- Associated Press - Wednesday, December 16, 2015

The (Grand Junction) Daily Sentinel, Dec. 10, on banking access for pot businesses:

The “test kitchen” that is Colorado’s commercial cannabis industry keeps delivering the same half-baked results.

Because of federal banking laws, pot businesses can’t deposit their money in banks. Without the ability to access banking services, accept credit cards or write checks, businesses are stuck operating with large amounts of cash.

That makes marijuana stores a prime target for robberies. A heist in Carbondale earlier this week illustrates how federal banking laws are creating a public safety issue for states that legalize marijuana.

The threat of robberies is just the tip of the iceberg. For obvious reasons, the marijuana industry has gone out of its way to be super-compliant with all regulations, but with so much cash flowing through these businesses, the opportunities are ripe for money-laundering operations. And then there’s the logistical headache of paying taxes with cash.

It’s not like elected officials are unaware of these problems. They’ve thrown every solution they can think of at the problem and keep getting a stiff-arm from the feds.

Colorado chartered the Fourth Corner Credit Union to serve the $700 million-a-year marijuana industry after the Treasury Department issued guidelines last year under which marijuana businesses could access banking services.

The credit union was to impose expensive fees to cover the costs of the additional regulation. But in a court filing in October, the Fed said it wouldn’t allow money from pot sales into the U.S. banking system. The credit union is asking a federal judge to intervene.

U.S. Sens. Michael Bennet and Cory Gardner sponsored a bipartisan bill to open up banking access for state-legal cannabis businesses by protecting financial institutions against prosecution or asset forfeiture for providing services to those businesses. However, the bill has been stuck in the Senate Banking, Housing and Urban Affairs committee since July.

So, Sen. Jeff Merkley, D-Oregon, devised an alternative strategy: using the financial service appropriations bill as a vehicle to allow banks to serve marijuana businesses.

A provision in the financial services spending bill would prevent the federal government from spending money on penalizing financial institutions that accept legal marijuana businesses as clients. That would greatly reduce the ability of federal agencies’ to prosecute the banks.

One way or another, the fix is going to have to come from the federal government. Colorado is a guinea pig in a national laboratory, but the results of the experiment are skewed by conflicting state and federal laws.

“As marijuana is legalized in states across the country, the federal government has a duty to ensure that this experiment can proceed safely,” Gov. John Hickenlooper said in a statement after Bennet and Gardner introduced their bill.

He’s right. Providing marijuana businesses access to banking will protect the safety and well-being of employees, customers and the communities where they sell their products. These legal businesses in Colorado deserve to be served by banks.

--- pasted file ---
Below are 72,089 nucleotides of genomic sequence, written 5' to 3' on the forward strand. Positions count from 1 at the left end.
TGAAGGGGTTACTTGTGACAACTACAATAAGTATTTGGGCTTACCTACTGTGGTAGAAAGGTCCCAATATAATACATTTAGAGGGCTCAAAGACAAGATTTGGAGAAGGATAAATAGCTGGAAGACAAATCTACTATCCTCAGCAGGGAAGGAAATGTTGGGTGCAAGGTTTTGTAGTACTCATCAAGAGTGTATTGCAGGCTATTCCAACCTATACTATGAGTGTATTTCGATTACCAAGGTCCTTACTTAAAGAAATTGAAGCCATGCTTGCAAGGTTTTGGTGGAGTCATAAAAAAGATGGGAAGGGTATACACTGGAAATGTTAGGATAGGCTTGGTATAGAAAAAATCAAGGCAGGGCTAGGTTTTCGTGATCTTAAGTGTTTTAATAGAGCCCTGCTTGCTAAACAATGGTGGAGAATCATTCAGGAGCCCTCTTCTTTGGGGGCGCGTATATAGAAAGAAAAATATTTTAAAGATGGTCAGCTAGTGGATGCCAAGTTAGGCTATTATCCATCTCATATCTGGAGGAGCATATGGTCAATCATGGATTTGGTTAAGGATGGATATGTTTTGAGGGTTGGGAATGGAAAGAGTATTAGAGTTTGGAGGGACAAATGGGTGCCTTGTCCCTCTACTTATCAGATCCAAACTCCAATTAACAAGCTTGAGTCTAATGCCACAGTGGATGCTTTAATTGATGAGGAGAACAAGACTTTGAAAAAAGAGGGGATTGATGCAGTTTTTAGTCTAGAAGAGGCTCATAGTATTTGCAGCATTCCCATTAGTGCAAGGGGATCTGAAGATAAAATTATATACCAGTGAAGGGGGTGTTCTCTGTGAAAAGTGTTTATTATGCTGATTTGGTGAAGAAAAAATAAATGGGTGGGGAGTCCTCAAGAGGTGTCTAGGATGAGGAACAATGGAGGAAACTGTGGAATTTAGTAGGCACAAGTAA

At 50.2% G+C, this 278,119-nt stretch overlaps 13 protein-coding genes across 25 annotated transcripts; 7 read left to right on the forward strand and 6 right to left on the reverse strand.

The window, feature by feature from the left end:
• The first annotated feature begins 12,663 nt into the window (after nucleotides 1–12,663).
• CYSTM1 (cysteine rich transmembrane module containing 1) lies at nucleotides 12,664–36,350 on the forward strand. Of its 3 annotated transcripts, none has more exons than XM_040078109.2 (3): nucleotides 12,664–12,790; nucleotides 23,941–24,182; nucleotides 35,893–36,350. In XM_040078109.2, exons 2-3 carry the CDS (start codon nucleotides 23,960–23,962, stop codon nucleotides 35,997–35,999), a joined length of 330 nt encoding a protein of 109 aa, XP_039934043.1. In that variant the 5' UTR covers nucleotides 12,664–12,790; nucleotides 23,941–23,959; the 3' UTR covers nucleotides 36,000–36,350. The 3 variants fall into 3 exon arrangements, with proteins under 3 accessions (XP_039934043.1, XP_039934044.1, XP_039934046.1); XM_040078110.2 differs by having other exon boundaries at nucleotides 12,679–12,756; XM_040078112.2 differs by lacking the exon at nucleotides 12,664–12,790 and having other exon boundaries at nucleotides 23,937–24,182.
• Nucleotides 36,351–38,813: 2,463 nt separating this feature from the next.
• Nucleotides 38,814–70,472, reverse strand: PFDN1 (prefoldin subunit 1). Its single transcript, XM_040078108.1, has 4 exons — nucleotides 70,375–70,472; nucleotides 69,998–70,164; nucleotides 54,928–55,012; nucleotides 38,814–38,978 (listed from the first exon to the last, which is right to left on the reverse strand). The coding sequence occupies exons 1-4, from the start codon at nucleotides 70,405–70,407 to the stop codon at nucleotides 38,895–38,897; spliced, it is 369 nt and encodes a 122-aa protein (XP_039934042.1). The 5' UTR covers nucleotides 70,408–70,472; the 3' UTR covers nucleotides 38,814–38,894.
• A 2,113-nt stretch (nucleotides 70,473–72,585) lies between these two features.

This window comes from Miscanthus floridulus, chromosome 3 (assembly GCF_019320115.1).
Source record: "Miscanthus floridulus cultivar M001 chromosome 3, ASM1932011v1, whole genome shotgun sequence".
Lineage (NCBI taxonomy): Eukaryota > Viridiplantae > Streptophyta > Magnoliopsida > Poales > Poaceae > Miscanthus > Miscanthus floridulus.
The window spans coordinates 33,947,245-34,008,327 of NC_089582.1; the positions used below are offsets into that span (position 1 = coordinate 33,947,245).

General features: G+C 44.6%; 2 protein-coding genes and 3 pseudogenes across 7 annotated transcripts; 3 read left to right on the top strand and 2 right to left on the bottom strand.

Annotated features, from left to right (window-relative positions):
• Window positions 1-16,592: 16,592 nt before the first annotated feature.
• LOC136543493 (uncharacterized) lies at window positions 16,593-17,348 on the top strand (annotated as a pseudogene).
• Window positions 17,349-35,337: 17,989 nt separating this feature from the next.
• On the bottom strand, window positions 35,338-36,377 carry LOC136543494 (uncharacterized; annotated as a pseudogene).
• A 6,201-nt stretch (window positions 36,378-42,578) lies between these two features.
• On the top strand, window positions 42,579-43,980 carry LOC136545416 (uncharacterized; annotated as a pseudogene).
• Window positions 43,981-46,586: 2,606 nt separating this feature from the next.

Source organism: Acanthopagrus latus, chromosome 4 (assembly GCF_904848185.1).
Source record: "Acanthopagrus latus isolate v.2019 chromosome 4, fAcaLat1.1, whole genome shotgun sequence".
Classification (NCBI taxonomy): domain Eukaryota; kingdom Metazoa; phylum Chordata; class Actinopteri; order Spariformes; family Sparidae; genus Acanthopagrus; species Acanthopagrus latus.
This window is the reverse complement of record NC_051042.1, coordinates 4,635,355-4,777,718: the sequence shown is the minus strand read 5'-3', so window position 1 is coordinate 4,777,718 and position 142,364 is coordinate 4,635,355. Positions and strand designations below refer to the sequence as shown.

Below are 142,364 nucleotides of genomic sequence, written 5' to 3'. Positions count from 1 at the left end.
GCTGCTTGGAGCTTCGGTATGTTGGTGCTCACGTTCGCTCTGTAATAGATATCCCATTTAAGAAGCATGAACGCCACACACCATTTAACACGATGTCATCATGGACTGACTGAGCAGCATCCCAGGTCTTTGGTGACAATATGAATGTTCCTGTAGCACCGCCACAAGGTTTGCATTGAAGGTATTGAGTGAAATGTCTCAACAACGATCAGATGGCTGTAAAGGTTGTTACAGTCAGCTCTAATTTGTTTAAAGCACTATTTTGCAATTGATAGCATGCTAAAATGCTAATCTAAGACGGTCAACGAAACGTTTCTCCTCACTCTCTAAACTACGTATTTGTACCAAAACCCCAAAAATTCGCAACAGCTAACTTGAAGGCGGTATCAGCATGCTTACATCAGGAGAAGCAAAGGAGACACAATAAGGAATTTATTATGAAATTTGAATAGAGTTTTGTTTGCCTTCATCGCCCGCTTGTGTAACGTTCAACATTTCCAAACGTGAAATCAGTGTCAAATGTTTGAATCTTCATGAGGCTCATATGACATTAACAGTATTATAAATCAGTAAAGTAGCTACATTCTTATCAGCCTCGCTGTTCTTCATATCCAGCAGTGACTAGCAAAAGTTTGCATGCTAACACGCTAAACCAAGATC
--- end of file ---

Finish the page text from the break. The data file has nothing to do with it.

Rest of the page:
Editorial: http://bit.ly/1Jbrl6M

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The Denver Post, Dec. 11, on student test results:

The latest state PARCC results, released Friday, drill down to the district and school level and further confirm that the tests are tough and that way too many kids opted out of them this year.

Parents of typically high-performing schools will no doubt be shocked by some of the results, which are much lower than in previous tests. But these results on a more rigorous test are a closer reflection of whether students are college and career ready when they graduate. And they should serve as the base line from which future scores will build.

Nevertheless, there is a fear that such underwhelming results could further fuel that backlash against testing, which led so many students to opt out of tests - particularly at the high-school level.

Some schools, such as Fairview High in Boulder, had less than a 4 percent participation rate. At that school, the state posted results for only one test because for all other tests fewer than 16 students participated.

This must change. Similar protests next year would be lacking any basis. Colorado and federal lawmakers got the the word. The testing load was reduced both in the newly minted federal education law Every Child Succeeds Act and in Colorado’s statutes.

Parents should accept that PARCC is here to stay and is necessary to help guide education efforts and accountability.

Without information that these tests provide we wouldn’t learn, for example, that Denver Public Schools continues to steadily narrow the achievement gap between its students and the statewide averages. We also wouldn’t be able to see that other low-income districts, such as Aurora, are continuing to struggle. The disaggregated data help officials further dig into how to better serve students of different classes and races.

These are the benefits of statewide assessments and why students must participate - to help not only understand their status and growth but also be able to help their peers across Colorado.

Editorial: http://dpo.st/1lDtqn9

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The (Loveland) Reporter-Herald, Dec. 14, on ways for the state to seek funding:

Put the words “government” and “debt” together, and most people will shudder, and for good reason. For a generation, Congress and the administration from both political parties have been spending more money than the government has been collecting, leading to an enormous federal debt.

At the state level, however, the constitution requires the General Assembly to balance its budget. Any borrowing has to be repaid, and if the borrowing occurs over more than one budget year, voters have to give their approval.